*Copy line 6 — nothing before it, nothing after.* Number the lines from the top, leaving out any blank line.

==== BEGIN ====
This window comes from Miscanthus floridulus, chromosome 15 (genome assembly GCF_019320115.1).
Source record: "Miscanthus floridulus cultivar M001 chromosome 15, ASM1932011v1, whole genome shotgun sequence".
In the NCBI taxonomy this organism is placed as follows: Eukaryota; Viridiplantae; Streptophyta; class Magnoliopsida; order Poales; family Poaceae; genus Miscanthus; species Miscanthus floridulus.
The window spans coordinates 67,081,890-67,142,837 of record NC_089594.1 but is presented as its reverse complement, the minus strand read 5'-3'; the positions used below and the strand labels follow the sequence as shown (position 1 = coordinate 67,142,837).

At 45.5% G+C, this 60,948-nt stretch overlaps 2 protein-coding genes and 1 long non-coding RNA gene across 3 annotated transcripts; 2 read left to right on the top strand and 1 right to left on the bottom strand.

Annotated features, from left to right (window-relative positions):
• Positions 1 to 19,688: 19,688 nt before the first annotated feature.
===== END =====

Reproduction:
Annotated features, from left to right (window-relative positions):